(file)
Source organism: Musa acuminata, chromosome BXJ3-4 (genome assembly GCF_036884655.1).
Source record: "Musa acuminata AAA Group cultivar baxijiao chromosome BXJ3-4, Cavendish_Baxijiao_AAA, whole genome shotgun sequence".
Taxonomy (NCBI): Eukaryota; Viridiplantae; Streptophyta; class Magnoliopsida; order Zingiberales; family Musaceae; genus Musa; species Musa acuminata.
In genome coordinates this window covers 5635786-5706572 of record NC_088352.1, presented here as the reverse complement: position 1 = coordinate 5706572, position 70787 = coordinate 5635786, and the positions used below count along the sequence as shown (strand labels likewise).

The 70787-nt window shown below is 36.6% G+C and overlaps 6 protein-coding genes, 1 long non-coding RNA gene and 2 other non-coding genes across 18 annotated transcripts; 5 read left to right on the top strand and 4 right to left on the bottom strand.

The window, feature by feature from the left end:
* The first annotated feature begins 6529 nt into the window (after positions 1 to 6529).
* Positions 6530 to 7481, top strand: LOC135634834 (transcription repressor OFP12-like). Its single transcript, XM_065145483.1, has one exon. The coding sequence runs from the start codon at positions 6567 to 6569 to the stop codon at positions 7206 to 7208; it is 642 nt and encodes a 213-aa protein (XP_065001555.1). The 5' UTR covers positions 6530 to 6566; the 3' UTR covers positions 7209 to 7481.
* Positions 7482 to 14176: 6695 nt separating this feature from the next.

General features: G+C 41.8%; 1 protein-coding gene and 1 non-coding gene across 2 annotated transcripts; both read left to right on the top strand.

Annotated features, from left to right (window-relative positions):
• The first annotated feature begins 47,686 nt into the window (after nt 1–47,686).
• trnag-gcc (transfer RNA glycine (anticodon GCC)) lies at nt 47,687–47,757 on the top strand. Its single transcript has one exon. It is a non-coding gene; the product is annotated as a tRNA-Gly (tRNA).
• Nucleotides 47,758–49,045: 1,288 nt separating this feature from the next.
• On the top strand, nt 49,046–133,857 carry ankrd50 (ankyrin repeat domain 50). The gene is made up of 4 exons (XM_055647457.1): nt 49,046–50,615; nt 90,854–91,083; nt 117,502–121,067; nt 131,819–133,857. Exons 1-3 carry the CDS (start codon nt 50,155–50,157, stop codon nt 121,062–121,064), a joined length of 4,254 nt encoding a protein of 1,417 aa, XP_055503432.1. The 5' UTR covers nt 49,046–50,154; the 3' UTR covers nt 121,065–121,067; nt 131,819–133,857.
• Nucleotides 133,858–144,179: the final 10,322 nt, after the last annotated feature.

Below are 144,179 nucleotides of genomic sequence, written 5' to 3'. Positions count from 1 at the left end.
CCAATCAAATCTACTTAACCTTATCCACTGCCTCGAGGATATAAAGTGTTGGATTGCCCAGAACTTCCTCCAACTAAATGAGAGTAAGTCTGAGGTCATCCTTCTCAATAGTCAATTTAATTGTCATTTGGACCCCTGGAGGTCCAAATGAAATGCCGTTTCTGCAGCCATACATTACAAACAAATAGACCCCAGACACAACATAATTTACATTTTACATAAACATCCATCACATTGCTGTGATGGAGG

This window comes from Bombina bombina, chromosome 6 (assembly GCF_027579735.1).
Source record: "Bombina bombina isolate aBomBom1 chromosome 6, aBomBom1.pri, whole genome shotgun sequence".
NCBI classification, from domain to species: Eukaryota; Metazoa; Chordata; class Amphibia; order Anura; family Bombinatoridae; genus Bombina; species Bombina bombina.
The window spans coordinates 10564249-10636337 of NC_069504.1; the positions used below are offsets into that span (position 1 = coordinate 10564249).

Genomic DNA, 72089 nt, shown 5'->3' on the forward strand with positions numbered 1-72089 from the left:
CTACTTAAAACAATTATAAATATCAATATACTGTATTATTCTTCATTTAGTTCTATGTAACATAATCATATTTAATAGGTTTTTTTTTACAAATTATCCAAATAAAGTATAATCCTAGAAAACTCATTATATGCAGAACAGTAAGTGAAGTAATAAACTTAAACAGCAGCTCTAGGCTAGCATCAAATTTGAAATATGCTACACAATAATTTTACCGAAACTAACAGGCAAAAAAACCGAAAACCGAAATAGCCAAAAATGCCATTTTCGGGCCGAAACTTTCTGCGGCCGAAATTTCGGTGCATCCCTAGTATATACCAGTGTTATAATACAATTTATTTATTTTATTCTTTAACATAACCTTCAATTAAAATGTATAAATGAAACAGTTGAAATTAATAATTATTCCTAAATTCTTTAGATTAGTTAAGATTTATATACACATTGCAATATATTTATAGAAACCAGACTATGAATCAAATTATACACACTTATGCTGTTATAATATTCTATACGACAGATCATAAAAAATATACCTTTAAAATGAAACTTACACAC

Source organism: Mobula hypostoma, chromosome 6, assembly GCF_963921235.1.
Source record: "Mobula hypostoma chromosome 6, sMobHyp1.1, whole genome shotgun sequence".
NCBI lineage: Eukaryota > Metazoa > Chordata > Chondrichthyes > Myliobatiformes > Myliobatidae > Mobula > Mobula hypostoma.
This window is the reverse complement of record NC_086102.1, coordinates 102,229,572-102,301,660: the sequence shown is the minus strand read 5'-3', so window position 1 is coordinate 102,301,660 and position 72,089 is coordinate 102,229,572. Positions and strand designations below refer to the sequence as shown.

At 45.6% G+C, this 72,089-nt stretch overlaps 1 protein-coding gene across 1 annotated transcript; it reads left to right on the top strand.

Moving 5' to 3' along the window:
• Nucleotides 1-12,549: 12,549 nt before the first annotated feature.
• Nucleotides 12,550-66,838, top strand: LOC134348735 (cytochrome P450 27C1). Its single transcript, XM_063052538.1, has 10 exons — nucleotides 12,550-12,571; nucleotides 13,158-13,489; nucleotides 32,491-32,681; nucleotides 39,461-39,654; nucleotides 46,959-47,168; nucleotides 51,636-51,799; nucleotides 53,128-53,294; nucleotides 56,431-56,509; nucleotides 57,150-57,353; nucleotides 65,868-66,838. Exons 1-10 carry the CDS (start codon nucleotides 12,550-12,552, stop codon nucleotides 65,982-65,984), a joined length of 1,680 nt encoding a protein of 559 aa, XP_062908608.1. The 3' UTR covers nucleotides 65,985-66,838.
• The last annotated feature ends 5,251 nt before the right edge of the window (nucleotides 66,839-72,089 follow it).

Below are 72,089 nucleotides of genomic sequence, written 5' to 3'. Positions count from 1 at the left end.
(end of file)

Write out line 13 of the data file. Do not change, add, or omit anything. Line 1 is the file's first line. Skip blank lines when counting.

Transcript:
• trnag-gcc (transfer RNA glycine (anticodon GCC)) lies at nt 47,687–47,757 on the top strand. Its single transcript has one exon. It is a non-coding gene; the product is annotated as a tRNA-Gly (tRNA).